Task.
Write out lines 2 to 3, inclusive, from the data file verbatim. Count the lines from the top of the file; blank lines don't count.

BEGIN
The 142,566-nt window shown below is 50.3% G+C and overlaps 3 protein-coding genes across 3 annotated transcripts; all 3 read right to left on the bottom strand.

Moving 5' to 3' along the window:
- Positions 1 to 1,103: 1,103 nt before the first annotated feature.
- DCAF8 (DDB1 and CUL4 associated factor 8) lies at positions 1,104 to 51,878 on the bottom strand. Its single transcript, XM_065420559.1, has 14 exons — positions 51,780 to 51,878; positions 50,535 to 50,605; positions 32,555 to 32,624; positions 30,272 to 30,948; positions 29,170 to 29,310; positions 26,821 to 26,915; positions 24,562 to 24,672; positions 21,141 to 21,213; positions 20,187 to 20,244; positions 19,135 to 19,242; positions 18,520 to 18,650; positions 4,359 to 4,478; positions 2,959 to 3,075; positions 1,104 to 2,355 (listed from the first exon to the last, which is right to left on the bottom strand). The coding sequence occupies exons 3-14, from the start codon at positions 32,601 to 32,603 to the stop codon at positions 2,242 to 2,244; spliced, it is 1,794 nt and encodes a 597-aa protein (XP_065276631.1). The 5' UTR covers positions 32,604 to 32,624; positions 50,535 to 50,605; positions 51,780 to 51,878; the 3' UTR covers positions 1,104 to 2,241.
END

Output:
Moving 5' to 3' along the window:
- Positions 1 to 1,103: 1,103 nt before the first annotated feature.